Browsing Alone: The Differential Impact of Internet Platforms on Political Participation

Japanese Journal of Political Science 14 (3):305-319 (2013)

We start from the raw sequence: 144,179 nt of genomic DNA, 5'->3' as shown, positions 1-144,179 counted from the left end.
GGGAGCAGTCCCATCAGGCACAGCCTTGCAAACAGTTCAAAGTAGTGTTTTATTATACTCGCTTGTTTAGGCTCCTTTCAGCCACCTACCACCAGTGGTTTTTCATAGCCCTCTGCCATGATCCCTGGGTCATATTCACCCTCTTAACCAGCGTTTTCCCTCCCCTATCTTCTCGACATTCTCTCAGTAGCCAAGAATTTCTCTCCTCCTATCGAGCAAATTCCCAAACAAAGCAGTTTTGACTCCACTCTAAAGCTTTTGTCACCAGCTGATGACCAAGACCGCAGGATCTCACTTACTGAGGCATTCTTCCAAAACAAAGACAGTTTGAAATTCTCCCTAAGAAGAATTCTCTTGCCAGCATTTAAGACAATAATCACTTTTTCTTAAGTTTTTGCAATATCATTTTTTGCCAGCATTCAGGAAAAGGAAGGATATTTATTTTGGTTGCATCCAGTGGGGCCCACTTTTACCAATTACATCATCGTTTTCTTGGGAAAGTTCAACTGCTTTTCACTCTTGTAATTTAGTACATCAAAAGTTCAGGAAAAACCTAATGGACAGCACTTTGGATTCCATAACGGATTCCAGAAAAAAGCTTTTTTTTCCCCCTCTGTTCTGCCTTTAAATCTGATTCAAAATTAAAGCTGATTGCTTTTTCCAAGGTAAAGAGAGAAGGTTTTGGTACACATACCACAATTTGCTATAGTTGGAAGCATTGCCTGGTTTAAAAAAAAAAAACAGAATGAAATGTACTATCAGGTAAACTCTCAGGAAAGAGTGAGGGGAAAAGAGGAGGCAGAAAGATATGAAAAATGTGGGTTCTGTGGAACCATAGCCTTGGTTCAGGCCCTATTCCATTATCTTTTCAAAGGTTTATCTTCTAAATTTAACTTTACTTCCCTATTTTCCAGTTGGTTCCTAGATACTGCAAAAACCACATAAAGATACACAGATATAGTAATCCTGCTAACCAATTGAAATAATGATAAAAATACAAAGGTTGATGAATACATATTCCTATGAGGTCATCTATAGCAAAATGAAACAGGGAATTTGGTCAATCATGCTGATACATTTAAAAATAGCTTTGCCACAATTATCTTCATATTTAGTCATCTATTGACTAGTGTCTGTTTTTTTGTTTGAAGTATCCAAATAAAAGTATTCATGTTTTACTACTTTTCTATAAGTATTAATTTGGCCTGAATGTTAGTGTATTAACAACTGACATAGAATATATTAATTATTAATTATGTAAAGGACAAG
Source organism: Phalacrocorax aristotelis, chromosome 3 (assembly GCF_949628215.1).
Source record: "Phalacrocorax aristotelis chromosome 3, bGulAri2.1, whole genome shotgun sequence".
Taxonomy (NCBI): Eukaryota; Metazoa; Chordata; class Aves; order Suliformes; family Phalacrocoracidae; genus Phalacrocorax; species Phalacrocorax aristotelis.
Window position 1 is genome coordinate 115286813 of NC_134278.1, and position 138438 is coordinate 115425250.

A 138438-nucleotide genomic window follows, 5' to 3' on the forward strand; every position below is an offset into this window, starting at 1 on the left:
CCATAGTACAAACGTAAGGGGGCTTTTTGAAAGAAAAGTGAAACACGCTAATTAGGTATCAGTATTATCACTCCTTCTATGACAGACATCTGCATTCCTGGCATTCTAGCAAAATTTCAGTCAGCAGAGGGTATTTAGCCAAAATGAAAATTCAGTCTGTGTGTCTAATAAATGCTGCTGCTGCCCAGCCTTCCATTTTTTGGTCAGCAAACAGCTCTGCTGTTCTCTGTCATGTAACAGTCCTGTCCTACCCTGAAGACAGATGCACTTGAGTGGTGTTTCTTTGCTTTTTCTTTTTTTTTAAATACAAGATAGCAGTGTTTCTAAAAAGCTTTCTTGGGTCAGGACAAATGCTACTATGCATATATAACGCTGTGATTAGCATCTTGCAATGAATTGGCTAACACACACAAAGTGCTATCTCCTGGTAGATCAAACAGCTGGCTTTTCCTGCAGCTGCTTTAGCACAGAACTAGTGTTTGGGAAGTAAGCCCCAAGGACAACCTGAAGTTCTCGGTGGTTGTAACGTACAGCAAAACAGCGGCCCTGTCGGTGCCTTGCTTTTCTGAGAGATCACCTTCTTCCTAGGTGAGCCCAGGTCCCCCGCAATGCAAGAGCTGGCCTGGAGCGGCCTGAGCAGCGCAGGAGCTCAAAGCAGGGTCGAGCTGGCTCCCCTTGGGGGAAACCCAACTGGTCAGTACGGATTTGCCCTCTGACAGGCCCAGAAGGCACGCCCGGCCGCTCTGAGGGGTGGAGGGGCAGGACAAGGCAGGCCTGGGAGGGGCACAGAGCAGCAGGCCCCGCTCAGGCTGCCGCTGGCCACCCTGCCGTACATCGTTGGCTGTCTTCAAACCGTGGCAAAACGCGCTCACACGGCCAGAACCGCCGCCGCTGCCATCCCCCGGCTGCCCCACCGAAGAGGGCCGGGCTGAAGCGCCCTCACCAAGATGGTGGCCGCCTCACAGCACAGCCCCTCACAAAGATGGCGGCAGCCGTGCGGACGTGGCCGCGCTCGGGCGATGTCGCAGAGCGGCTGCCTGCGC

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We research the political impact of how users access the Internet. Recent research suggests that Internet usage may promote political participation. Internet usage is proposed to be beneficial because it increases activity in diverse politicized social networks and through greater access to information. Even though Internet usage may begin as a non-political activity, we outline several reasons to believe that it may spark later political participation. This impact, however, is likely to be non-existent in new forms of Internet browsing such as through mobile phones, where users do less full-scale browsing. The more difficult browsing interface of mobile phones reduces activity in chat rooms and in-depth browsing of online sources of information which promote participation. To test these ideas, we use nationally representative survey data from Japan, a country which has more pronounced usage of mobile phone browsing. Using a Seemingly Unrelated Regression Model, we also show that the chief determinants of using PC's over mobile phones for Internet browsing are age and education. We then show that PC-based Internet activity correlates with increased political participation, but mobile phone usage correlates with less participation



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